Researchers within the United Kingdom tested an AI tool called Foresight that creates digital twins of patients to predict future health and treatment outcomes.

The idea of ​​creating digital twins across different industries allows engineers to check systems in a simulation before deploying them within the physical world. AI tools like Foresight now make this possible for healthcare professionals.

Every time a patient sees a health care provider, information is added to their electronic health record (EHR). Some of this data is structured (age, gender, ethnicity), but most of it’s unstructured, comparable to test results or a health care provider’s notes.

Foresight uses a GPT-based model to convert this data right into a model or digital twin of the patient. Because Foresight is trained on large amounts of other patients’ EHR data, it’s then capable of predict health outcomes comparable to the forms of illnesses a patient is more likely to develop or their response to a specific form of treatment.

James Teo, professor at King’s College Hospital and co-author of the study, explained the importance of this fact. Teo said on

You could take a patient’s EHR after which simulate multiple versions of the patient to predict their health trajectory. Traditionally, a health care provider would should read a patient’s electronic medical record, settle on a treatment option, after which evaluate the outcomes after a while to watch the effectiveness of the treatment.

With Foresight, a health care provider could simulate multiple potential treatments, with the model predicting the short- and long-term outcomes of every treatment. This is a far cheaper approach and saves the patient the “let’s do this” approach that many physicians should resort to.

CogStack retrieves EHR data, MedCAT annotates it, Foresight Core is the deep learning model for modeling biomedical concepts, and the Foresight web application enables interaction with the trained model. Source: The Lancet Digital Health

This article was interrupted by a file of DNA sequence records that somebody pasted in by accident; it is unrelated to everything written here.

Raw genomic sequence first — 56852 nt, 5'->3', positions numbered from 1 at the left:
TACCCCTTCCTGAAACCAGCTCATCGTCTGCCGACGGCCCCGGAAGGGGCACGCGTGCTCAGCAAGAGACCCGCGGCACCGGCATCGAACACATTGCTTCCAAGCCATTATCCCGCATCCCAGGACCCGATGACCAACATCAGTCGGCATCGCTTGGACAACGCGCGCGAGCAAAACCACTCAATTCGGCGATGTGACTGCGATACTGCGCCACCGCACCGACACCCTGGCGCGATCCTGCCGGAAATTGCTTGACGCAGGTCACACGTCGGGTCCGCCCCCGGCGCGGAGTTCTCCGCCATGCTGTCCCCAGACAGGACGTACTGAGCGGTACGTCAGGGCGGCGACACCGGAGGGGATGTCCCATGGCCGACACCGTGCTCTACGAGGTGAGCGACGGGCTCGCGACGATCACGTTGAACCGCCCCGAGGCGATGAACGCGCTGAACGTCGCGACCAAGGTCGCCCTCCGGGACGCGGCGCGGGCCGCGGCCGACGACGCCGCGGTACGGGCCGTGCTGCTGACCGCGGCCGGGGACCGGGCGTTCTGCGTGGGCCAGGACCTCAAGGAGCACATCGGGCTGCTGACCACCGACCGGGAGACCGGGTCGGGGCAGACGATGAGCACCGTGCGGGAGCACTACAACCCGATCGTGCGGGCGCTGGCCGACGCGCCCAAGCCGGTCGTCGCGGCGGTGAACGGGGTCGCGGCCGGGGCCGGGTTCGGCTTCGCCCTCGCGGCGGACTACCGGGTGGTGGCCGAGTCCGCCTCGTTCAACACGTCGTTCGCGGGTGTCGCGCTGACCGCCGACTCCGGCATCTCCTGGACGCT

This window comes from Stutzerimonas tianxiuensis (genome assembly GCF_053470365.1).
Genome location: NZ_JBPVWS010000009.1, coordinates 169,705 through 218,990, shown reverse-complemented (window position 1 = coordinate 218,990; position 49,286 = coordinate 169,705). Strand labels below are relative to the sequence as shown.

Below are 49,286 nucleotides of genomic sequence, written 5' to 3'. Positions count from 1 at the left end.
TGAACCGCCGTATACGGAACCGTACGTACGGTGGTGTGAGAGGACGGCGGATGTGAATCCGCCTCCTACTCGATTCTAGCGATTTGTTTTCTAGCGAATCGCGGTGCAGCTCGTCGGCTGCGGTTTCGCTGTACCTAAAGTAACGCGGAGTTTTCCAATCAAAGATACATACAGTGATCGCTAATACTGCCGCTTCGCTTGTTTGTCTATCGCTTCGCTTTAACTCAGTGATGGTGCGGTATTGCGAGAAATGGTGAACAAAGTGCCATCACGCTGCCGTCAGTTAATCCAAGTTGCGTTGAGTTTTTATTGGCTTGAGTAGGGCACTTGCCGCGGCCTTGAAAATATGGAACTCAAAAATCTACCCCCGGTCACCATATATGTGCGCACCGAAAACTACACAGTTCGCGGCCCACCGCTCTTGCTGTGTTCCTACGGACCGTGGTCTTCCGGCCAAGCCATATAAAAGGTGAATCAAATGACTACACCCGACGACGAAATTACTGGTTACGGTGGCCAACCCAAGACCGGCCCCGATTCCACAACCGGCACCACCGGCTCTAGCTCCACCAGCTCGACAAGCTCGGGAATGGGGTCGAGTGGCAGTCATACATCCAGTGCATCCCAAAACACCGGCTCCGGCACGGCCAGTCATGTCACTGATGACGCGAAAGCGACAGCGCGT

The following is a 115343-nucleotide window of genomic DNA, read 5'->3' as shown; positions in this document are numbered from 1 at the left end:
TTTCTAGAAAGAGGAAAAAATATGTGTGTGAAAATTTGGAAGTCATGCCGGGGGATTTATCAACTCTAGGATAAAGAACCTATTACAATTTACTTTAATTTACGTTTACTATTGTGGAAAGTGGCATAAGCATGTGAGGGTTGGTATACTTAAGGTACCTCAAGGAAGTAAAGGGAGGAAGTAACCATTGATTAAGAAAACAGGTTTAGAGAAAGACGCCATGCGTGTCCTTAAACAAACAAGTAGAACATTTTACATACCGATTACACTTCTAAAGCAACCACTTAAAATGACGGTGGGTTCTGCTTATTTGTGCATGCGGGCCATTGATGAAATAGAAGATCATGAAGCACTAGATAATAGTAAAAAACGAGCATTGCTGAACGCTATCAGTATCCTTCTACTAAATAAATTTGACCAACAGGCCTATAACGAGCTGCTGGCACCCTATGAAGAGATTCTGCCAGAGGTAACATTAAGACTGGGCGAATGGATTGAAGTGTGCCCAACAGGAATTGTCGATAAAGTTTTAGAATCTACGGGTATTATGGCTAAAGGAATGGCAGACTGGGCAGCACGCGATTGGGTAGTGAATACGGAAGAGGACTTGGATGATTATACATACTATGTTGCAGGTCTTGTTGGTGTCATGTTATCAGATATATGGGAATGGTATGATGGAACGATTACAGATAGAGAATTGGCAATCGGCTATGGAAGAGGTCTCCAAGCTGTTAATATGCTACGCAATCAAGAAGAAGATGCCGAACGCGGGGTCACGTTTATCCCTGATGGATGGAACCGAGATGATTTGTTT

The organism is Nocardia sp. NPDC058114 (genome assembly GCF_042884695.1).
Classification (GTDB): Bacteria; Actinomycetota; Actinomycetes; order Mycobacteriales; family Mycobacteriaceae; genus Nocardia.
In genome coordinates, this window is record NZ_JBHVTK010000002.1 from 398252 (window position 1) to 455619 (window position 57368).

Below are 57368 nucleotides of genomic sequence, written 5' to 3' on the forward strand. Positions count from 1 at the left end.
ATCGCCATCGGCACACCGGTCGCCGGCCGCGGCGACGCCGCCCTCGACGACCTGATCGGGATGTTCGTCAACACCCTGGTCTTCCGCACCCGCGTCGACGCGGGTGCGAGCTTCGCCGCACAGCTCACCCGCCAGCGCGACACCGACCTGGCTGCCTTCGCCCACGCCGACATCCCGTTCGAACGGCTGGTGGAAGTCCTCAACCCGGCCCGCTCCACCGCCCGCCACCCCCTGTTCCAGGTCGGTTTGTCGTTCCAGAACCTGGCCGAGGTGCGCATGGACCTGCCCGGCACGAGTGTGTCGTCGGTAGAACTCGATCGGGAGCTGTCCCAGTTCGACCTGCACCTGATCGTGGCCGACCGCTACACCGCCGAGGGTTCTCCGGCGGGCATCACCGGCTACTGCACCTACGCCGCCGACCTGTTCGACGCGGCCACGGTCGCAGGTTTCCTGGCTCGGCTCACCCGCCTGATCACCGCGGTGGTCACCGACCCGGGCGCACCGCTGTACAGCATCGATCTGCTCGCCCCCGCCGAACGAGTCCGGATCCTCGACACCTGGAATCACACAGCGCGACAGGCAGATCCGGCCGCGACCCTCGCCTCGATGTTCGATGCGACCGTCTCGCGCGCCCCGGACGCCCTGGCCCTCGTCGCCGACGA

The study, published in The Lancet Digital Healthexplained how the researchers trained three different foresight models using hospital datasets from two UK hospitals and a publicly available dataset within the US for a complete of 811,336 patients.

Foresight’s task was to pick out the disorder a patient was most certainly to develop from an inventory of 10 possible disorders. Using the 2 UK data sets, the following disruption could possibly be accurately predicted 68% and 76% of the time, respectively, and using US data, 88% of the time.

When tasked with predicting the following latest biomedical “concept,” which could possibly be a disorder, symptom, relapse, or drug, Foresight achieved 80%, 81% accuracy using the UK and US datasets or 91%.

The differences in performance show how dependent AI tools are on high-quality data.

As exciting as this application of AI is, the researchers discover several challenges that should be overcome. Finding ways to make the model properly weigh latest treatments and interventions, or properly assess the importance of probability versus urgency and impact are only two examples.

The researchers are working on developing Foresight 2, which they are saying will likely be a more accurate model.

With the invention of recent medicines and ideas comparable to patient modeling, simulation and prognosis, AI may have a big impact on the standard of our healthcare.

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